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How this important new law will help UK workplace sexual harassment victims

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Moya Crockett
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Under new legislation, companies will be banned from using gagging orders or non-disclosure agreements in cases of sexual harassment and assault. 

In a move welcomed by #MeToo campaigners, the government has announced plans to outlaw gagging orders which stop employees from reporting sexual assault or harassment by their bosses to police.

Gagging orders, or non-disclosure agreements (NDAs), are frequently used in professional settings to prevent workers from going public with complaints of sexual harassment, bullying and abuse. It’s estimated that thousands of UK employees have signed such agreements in exchange for financial settlements, meaning that wealthy, abusive employers can essentially make sexual misconduct allegations ‘disappear’.

Victims of workplace sexual harassment and assault may sign NDAs if they feel they can’t face the emotional, psychological or financial strain of taking their employer to court. 

However, once they have agreed to a gagging order, they may then face severe financial penalties if they do decide to go to police.

NDAs can be used to silence victims of sexual harassment and assault 

The new legislation will be introduced as part of the forthcoming domestic abuse bill, The Times reports. Under the plans, companies will be banned from creating agreements that prevent employees from going to police with complaints of a criminal nature.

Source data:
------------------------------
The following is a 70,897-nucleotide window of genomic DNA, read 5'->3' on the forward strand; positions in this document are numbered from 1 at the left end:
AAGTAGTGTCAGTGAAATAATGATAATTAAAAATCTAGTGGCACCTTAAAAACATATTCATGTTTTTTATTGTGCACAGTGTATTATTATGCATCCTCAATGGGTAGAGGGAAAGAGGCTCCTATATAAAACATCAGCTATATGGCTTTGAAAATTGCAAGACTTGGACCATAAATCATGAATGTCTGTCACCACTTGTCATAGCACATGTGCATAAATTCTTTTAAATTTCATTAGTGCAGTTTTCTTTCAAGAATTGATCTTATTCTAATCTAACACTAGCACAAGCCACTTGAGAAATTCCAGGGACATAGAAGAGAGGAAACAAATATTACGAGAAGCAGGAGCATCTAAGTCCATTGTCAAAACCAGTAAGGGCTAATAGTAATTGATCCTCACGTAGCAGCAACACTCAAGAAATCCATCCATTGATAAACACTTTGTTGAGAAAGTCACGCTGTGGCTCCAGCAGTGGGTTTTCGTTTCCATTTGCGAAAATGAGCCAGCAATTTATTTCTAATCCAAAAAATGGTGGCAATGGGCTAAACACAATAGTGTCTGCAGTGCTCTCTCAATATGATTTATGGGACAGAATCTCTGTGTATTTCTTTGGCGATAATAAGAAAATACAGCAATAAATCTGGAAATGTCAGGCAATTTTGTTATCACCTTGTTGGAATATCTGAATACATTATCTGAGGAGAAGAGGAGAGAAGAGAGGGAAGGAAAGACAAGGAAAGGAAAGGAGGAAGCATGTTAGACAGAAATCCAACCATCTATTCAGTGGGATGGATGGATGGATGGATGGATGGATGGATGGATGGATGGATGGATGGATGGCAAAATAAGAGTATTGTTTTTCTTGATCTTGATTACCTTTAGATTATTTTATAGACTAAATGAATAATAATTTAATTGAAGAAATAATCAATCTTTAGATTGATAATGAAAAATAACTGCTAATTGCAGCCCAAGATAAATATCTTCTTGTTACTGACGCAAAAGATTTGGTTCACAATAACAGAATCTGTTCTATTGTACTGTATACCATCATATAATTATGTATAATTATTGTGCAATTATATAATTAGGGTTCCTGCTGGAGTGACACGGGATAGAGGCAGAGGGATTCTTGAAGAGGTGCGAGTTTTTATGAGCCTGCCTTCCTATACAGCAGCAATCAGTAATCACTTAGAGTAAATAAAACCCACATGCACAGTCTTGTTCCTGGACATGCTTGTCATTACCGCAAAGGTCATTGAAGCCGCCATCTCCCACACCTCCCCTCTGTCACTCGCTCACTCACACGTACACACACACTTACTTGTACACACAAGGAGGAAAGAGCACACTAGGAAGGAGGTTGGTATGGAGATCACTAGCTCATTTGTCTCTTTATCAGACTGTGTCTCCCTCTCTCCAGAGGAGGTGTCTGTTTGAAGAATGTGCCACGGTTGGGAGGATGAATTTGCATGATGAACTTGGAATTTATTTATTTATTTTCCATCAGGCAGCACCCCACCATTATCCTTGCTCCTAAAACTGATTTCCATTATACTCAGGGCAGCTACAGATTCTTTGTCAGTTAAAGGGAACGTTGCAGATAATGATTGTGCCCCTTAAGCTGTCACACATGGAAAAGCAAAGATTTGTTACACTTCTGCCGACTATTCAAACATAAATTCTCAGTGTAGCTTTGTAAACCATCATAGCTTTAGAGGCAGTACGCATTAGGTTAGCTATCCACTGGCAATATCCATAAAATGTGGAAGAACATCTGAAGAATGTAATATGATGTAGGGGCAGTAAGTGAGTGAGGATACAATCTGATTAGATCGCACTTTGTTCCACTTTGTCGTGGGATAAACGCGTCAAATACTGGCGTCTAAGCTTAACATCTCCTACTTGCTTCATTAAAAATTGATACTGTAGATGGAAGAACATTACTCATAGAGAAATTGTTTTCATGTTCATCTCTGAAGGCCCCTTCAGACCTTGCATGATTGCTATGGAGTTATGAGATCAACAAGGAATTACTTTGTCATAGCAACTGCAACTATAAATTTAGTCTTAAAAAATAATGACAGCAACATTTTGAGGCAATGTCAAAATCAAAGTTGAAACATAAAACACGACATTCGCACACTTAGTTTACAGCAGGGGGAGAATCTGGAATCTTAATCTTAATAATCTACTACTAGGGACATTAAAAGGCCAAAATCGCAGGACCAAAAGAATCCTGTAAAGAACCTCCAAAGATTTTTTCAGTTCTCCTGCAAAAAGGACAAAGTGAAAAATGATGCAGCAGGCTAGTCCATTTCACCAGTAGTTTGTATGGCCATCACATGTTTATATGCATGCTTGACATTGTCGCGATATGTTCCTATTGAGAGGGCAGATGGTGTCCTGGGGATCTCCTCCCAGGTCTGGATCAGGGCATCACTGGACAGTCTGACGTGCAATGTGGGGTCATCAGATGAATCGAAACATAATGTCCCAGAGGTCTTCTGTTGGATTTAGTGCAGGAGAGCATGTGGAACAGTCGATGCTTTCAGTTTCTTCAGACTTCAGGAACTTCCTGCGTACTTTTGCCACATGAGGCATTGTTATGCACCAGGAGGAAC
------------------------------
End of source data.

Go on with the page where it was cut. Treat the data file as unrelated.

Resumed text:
Businesses will also have a new legal duty to protect employees from unreasonable behaviour, from groping to offensive language, in the workplace.

NDAs have come under scrutiny since the Harvey Weinstein scandal broke one year ago. The disgraced film mogul and his production business, the Weinstein Company, are known to have frequently used gagging orders to prevent women from going public with allegations that Weinstein had harassed or assaulted them.

In March, the Weinstein Company announced that it would be ending all of its NDAs related to sexual misconduct claims, and acknowledged that Weinstein had “used non-disclosure agreements as a secret weapon to silence his accusers”.

Zelda Perkins, who broke an NDA to come forward with allegations against Harvey Weinstein 

One of those silenced accusers was Zelda Perkins, a British woman who had been one of Weinstein’s assistants in the Nineties. Perkins broke an NDA in December 2017 to speak about Weinstein’s alleged rape of a colleague, and said she was paid $168,000 (£125,000) in exchange for agreeing not to discuss the alleged assault with anyone – not even her therapist.

“If you have the power and the money to create agreements that cover up a very serious criminal action, then I dread to imagine what other things are being covered up,” Perkins told BBC Newsnight.

She added that she thought the government should act to ban NDAs in situations where a crime such as sexual assault had been committed. “You cannot have a legal document that protects a criminal.”

Now, it seems as though the government is doing just that – and not a moment too soon. 

Want to know what it’s really like to be silenced by an NDA? Two women spoke to Stylist about their experiences here.

Images: Getty Images 

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Moya Crockett

Moya is Women’s Editor at stylist.co.uk, where she is currently overseeing the Visible Women campaign. As well as writing about inspiring women and feminism, she also covers subjects including careers, podcasts and politics. Carrying a tiny bottle of hot sauce on her person at all times is one of the many traits she shares with both Beyoncé and Hillary Clinton.

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